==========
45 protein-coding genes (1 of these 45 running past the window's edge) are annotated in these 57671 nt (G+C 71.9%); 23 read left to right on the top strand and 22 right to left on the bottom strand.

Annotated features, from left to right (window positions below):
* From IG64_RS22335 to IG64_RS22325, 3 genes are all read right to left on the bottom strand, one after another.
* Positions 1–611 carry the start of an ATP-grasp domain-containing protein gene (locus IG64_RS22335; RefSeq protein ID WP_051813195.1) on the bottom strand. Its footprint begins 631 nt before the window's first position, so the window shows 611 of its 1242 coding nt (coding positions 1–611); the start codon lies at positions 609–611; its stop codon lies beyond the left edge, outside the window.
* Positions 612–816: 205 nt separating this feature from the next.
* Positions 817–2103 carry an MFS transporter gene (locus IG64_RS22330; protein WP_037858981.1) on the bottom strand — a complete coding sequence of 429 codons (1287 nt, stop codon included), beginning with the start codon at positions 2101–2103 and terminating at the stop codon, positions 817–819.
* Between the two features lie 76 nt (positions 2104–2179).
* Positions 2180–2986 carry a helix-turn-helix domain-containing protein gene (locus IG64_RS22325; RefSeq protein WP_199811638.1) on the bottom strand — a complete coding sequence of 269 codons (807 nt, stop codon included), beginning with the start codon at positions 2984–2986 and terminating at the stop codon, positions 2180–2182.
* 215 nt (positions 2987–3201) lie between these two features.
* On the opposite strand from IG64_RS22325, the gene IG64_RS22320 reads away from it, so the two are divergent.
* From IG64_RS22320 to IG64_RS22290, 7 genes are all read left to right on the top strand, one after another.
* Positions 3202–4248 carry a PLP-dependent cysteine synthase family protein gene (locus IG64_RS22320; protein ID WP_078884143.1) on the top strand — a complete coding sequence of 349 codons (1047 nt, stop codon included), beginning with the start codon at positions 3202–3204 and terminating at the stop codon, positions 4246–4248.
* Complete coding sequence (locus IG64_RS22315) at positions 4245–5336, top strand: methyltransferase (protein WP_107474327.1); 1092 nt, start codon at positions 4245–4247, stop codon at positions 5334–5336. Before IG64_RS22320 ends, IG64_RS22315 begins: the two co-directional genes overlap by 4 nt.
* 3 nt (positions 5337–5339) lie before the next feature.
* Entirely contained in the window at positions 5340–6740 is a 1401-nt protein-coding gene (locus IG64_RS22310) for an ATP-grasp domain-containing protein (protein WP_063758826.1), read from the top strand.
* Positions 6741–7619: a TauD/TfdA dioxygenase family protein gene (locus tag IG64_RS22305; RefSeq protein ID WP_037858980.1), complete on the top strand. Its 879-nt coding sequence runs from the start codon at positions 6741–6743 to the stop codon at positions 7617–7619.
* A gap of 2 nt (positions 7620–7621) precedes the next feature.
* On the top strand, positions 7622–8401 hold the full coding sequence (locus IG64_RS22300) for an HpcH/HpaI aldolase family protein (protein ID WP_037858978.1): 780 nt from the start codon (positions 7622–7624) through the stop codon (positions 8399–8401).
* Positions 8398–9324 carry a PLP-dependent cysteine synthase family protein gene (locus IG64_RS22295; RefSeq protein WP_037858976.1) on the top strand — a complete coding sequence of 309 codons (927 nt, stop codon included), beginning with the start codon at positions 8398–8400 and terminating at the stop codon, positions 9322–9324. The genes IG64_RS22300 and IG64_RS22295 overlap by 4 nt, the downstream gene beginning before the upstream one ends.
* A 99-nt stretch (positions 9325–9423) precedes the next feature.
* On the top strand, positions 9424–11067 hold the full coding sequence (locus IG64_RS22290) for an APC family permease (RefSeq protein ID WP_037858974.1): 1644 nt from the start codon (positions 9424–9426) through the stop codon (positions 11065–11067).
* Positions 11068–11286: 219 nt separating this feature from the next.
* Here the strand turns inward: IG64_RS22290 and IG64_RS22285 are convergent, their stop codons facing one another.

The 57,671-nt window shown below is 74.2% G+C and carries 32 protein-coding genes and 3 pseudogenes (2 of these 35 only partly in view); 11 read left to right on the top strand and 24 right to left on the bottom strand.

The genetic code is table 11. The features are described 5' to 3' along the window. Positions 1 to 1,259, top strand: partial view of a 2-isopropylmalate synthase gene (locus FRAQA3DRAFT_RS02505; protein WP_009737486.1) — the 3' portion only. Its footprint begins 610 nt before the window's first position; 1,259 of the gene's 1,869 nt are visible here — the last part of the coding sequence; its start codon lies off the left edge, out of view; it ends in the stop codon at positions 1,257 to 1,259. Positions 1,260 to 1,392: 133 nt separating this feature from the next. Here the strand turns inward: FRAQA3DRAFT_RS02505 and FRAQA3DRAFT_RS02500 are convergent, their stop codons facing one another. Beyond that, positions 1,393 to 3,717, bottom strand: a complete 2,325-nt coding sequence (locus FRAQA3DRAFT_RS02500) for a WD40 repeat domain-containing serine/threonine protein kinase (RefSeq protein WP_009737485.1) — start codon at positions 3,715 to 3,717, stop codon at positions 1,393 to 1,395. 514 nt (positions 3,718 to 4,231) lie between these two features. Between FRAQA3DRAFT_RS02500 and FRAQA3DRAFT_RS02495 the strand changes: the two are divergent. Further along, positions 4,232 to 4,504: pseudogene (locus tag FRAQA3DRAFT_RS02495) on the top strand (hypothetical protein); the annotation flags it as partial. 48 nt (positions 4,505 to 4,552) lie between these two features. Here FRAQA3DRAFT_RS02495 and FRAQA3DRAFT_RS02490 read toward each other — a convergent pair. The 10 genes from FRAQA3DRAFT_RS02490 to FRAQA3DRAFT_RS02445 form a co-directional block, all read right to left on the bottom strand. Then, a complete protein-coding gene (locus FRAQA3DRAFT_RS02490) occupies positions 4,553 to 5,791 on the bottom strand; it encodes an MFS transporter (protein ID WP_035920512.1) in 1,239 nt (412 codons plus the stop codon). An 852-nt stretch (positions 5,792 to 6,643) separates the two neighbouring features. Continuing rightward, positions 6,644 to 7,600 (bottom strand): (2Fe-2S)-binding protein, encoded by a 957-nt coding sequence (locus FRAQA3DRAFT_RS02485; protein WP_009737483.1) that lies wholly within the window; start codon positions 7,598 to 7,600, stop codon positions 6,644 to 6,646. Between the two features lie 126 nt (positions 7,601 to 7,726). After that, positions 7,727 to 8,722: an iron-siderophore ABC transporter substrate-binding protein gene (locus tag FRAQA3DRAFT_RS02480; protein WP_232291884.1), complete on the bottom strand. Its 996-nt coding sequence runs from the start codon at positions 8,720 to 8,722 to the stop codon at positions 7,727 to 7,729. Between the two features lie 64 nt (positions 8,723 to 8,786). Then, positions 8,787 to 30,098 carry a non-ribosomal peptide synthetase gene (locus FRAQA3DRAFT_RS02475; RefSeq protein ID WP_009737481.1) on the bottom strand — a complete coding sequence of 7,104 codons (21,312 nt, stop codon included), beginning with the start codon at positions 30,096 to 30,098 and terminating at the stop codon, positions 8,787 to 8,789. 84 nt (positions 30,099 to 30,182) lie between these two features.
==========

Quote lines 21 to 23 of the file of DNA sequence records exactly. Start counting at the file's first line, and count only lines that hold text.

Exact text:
* On the top strand, positions 9424–11067 hold the full coding sequence (locus IG64_RS22290) for an APC family permease (RefSeq protein ID WP_037858974.1): 1644 nt from the start codon (positions 9424–9426) through the stop codon (positions 11065–11067).
* Positions 11068–11286: 219 nt separating this feature from the next.
* Here the strand turns inward: IG64_RS22290 and IG64_RS22285 are convergent, their stop codons facing one another.